Sheer Sandstone walls. Treed hillsides, turns and bends in the narrow historic road. Tiny hamlets founded as Archibald Bell, at 19 years of age and guided by Indigenous trackers made the slow tortuous journey across a mountainous terrain. Apple orchards and produce stands. Apple pies – the sweet smell tempting travellers today. This is Bells Line of Road through the eastern Blue Mountains and down into the Hawkesbury.
Address: Bells Line of Road, Mount Tomah
Phone: 02 4567 3000
Hours: Open daily 9.30am–5.30pm
Free entry, free picnic and barbecue facilities
Set along Bells Line of Road and above Bilpin, the Botanic Garden is the cool climate garden or the Botanic Gardens and Centennial Parklands. It remains a favourite with visitors to the Sydney area.
The adjective 'cool' is attached because the garden sits 1000 metres above sea level. 'Cool' because these 28-hectares feature plants, trees and owers of the Southern Hemisphere mountains–botanical life that is simultaneously tough and colourful. On an October walk through the garden, we were stunned by the height and bloom-size of Rhododendron trees.
To the delight of visitors, the garden blooms year-round. The plant and tree life are so diverse that we recommend a free volunteer guided tour, which is available most days. We recommend booking in advance to ensure that a guide is available. The tour provides a great overview before setting out to explore the gardens on your own.
To us, Mount Tomah is many 'cool' gardens within the one. Plants and trees from the mountain ranges–the cool climates–of China, Japan, Chile, Korea and North America are clustered as 'plant communities' in separate gardens.
The Jungle Walk through pristine rainforest is a must. Along half a kilometre of graded paths, you'll find magni cent sassafras and coachwood trees. Picnic tables, electric barbecues are available. A kiosk for coffee and snacks is opened daily.
Address: 2369 Bells Line of Road, Bilpin
Phone: 02 4567 0704
Hours: Open daily 10am–4pm Coffee always available
Set in a young apple orchard, Bilpin Cider cellar door steps back to earlier day where weekends were for families, car trips, blankets and hampers of tasty treats.
Set in the small historic village of Bilpin, the ambience of this open-air tasting room is that of farming at the turn of the 19th century. Large and small farming tools are on display alongside locally produced honey from Bilpin Bush honey and seasonal fruit from Pine Crest Orchard. When available fruit and vegetables grown on the farm of Bilpin Cider.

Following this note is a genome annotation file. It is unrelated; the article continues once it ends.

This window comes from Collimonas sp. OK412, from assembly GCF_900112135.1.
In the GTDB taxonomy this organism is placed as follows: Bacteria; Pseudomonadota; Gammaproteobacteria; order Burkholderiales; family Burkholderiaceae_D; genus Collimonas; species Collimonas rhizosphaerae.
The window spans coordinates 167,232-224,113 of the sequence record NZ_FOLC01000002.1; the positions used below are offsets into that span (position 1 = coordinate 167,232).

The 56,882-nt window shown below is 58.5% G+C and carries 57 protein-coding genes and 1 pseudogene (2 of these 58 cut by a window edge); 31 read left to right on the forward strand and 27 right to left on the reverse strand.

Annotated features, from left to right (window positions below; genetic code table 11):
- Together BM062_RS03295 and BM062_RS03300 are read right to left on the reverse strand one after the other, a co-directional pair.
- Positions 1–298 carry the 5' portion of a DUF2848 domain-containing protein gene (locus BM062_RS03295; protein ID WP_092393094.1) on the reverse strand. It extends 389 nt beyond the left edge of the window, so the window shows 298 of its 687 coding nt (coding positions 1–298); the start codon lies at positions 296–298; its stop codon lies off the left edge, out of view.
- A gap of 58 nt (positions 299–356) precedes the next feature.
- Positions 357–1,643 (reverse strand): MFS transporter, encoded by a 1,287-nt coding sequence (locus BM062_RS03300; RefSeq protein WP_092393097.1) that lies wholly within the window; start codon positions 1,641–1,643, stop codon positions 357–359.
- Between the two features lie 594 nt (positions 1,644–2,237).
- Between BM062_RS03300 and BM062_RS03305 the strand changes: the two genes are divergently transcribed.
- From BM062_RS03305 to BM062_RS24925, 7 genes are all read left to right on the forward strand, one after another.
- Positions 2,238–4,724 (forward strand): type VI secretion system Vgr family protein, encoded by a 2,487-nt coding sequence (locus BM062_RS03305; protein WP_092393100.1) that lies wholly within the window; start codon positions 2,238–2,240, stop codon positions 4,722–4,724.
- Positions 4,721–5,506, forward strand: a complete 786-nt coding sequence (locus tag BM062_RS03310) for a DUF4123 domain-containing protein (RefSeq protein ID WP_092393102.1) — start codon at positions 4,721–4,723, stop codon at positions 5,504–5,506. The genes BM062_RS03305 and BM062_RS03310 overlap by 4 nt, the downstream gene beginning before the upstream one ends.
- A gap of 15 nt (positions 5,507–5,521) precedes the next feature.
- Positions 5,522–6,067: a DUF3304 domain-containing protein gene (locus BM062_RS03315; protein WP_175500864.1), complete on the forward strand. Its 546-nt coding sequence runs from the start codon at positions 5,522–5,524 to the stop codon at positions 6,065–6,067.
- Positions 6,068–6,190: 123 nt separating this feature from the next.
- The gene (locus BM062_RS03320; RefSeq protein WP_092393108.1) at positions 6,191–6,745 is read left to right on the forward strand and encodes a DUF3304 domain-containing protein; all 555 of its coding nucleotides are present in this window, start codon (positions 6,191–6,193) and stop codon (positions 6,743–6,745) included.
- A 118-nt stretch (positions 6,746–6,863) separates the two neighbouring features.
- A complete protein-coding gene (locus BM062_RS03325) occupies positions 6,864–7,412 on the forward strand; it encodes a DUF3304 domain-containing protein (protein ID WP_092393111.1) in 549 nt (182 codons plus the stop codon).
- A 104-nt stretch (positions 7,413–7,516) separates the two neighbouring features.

Standing outside on the tasting room deck, our eye is drawn to huge leafy trees each with a massive canopy, each providing perfect shelter from the sun. A large swathe of green lawn, open for as far as the eye can see, is perfect for seating and enjoying a family hamper. Bilpin Cider will provide a gourmet picnic and a blanket at a moment's notice, or if you are the 'organised type,' please call ahead.
Children can wander through the farm, engage with the animals (sheep and alpaca). A jumping castle was on back order when we visited, and we heard rumours that a badminton court was soon to appear.
We have talked about the ambience and the perks, but we must not overlook the succulent Bilpin ciders available for tasting (and purchase): Archibald Cloudy Apple, Blush Pink Lady, Pear and Original Cider. For you 'designated drivers,' Bilpin Non-Alcoholic made from Granny Smiths, Pink Lady and Red Delicious is a treat! For more on Bilpin Cider, see tasting uncorked.
Address: 4/1255 Bells Line of Road, Kurrajong Heights
Phone: 02 4567 8225
Hours: Open 10am weekends, Open 11am Thursday & Monday Open 5.30pm Tuesday, Closed Wednesday
Bells Line of Road was marked in 1823 by Archibald Bell who, with the help of Aboriginal guides found an alternative road across the Blue Mountains. Aboriginal communities had been for centuries using the route to traverse the mountains.
Launched in November 2017, the Hitchin' Post must be the newest kid on the road (Bells Line of Road) and yet perhaps the oldest. While maintaining the exterior of this long-standing building, the interior has been lovingly restored. A large 19th century replace–the original–divides the dining area and combined with modern lighting, the ambience is lovely.
A sophisticated open kitchen has been installed, ready for a 21st century menu. This experienced chef understands the traditional Australian palate–roasts served with Hawkesbury fresh produce is a mainstay. It is, however, his Italian heritage and the chef's mum's traditional Italian recipes that bring us back repeatedly. Home cooking returns to this historic building but after a quick peruse of the menu, this is a very upmarket version of mum's recipes! Mouthwatering desserts!
We suggest you book as weekends can get quite busy.